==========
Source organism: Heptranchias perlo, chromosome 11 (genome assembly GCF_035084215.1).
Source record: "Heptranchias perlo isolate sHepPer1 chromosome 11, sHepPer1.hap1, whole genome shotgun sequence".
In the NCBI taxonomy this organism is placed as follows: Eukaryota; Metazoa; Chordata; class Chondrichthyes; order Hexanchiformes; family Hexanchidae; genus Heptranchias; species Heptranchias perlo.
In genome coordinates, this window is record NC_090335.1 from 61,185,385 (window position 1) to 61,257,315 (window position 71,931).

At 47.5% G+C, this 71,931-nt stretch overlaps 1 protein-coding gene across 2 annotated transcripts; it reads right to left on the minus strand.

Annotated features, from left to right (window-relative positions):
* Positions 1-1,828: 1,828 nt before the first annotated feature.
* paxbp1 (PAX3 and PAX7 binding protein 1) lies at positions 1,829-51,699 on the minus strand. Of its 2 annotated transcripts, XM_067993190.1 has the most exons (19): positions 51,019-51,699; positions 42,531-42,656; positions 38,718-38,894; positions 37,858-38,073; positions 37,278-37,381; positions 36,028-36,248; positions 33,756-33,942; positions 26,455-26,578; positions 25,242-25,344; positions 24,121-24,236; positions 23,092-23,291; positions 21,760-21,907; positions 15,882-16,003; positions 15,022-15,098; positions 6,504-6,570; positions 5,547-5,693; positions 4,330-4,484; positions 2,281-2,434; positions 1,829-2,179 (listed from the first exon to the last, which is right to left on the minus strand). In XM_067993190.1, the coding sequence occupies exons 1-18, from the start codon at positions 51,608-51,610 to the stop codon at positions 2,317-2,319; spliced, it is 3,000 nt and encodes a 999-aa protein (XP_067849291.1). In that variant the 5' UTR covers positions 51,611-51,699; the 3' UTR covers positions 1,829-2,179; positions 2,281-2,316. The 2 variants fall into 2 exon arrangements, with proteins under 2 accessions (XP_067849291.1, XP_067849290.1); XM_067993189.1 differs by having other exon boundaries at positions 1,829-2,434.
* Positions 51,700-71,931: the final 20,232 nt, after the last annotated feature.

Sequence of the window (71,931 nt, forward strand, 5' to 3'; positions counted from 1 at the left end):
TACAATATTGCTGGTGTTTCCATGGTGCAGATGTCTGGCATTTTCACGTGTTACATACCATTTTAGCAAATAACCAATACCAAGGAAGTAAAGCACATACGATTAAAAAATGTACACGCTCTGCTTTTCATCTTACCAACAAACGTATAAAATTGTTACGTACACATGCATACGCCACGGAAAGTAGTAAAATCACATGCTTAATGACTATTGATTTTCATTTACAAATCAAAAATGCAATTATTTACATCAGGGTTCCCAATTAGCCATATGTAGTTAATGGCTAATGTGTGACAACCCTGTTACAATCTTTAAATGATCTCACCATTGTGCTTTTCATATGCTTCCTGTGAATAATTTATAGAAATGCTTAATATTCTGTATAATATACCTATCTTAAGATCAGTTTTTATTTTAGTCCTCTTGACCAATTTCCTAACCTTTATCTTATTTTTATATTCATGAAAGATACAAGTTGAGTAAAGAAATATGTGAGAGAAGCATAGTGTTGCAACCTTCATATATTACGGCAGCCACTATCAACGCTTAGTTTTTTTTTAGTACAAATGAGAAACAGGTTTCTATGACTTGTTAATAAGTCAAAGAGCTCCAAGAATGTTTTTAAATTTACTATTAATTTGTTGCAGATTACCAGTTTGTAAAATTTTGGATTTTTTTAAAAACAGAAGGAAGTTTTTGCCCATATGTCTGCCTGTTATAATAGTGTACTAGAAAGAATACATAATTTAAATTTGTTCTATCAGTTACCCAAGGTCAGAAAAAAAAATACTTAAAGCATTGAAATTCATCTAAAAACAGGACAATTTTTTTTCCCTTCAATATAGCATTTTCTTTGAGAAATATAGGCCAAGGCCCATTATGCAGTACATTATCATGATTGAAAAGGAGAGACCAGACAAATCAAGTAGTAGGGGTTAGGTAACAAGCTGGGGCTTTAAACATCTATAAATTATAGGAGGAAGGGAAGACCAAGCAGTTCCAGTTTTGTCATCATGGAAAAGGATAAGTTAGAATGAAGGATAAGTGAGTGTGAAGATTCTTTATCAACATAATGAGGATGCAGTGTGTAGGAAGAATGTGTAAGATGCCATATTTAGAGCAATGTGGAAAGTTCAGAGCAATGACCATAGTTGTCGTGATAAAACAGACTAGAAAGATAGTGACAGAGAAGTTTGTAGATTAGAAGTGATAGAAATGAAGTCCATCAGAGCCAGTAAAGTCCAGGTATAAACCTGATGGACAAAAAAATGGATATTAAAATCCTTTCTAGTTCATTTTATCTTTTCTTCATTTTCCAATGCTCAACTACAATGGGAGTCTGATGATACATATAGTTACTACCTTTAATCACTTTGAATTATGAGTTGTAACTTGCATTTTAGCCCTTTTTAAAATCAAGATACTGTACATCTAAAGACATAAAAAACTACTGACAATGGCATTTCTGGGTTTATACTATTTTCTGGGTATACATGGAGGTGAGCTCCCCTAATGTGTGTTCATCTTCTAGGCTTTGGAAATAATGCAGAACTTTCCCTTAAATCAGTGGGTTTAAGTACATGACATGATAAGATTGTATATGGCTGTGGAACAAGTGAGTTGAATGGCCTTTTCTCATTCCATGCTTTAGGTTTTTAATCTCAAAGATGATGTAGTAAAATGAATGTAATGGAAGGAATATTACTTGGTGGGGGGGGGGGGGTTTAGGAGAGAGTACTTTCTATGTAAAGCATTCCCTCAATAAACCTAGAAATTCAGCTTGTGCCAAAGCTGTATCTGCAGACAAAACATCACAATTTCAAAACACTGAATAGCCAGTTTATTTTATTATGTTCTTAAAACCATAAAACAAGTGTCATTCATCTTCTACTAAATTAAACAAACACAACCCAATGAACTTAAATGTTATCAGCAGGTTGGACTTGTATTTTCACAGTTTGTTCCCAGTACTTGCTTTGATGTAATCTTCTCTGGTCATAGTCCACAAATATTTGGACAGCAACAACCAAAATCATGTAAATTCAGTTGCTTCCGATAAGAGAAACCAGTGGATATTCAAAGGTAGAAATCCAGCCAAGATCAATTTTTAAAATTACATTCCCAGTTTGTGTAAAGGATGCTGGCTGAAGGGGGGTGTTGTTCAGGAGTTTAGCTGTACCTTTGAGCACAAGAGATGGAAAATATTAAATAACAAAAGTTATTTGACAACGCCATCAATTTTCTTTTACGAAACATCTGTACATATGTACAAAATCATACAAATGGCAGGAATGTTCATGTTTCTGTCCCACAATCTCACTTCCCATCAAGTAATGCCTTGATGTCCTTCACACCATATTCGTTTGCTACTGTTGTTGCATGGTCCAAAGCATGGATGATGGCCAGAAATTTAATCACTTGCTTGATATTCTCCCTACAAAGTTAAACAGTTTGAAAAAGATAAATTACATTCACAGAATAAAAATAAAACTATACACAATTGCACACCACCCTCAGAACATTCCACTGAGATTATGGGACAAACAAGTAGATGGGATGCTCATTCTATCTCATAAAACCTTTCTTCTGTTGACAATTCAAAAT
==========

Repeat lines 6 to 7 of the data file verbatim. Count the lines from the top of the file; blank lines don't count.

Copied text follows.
Annotated features, from left to right (window-relative positions):
* Positions 1-1,828: 1,828 nt before the first annotated feature.